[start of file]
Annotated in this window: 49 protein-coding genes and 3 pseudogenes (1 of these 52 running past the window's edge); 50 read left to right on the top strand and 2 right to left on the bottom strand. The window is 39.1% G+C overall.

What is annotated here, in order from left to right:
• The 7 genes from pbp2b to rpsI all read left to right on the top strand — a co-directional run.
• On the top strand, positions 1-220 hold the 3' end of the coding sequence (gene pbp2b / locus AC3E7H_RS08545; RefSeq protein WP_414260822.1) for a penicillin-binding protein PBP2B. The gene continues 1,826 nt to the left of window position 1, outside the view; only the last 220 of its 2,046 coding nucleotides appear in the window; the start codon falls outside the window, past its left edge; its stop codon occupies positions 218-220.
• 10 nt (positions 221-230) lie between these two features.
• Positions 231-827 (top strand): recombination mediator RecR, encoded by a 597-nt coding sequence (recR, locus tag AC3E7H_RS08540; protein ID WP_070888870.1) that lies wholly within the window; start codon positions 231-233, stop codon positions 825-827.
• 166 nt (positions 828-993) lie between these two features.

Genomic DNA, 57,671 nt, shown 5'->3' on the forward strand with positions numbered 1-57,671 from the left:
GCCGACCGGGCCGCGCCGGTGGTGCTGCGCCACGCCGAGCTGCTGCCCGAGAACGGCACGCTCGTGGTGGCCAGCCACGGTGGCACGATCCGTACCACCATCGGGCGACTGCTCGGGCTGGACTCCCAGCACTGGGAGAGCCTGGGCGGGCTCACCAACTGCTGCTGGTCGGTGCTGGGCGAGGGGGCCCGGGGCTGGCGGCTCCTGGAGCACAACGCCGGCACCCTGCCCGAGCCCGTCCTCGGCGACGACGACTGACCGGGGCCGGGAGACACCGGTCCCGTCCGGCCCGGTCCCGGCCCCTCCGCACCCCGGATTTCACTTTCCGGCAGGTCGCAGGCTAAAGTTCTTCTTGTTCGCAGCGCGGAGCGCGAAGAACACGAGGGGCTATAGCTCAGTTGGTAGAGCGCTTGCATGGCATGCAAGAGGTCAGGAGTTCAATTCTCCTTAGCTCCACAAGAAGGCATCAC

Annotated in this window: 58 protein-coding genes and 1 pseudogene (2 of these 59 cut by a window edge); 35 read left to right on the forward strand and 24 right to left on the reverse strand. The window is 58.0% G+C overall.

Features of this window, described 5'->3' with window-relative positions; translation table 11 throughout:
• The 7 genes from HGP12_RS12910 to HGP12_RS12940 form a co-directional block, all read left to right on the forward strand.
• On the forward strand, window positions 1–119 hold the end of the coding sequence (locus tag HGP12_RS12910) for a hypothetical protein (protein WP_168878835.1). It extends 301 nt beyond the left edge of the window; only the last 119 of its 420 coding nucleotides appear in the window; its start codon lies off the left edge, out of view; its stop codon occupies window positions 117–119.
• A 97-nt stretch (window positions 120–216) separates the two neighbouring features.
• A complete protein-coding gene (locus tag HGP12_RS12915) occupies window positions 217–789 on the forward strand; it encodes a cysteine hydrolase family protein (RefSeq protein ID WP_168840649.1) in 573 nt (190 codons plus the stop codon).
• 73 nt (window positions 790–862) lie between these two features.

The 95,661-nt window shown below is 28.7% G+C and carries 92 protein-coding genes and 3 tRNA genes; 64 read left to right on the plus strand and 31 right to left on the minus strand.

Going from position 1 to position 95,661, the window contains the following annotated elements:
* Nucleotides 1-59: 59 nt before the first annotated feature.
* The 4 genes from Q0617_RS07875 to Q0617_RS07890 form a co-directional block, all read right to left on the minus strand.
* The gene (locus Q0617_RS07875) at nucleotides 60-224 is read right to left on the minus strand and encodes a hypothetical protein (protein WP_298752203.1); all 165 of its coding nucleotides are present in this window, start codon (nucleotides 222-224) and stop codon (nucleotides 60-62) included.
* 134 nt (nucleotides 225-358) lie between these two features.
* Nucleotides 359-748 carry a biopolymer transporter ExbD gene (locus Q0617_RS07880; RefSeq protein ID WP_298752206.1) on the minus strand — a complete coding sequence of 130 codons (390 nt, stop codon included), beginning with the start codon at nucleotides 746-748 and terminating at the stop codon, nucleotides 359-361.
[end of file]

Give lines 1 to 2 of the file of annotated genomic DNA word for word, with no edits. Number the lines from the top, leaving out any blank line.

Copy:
Annotated in this window: 49 protein-coding genes and 3 pseudogenes (1 of these 52 running past the window's edge); 50 read left to right on the top strand and 2 right to left on the bottom strand. The window is 39.1% G+C overall.

What is annotated here, in order from left to right: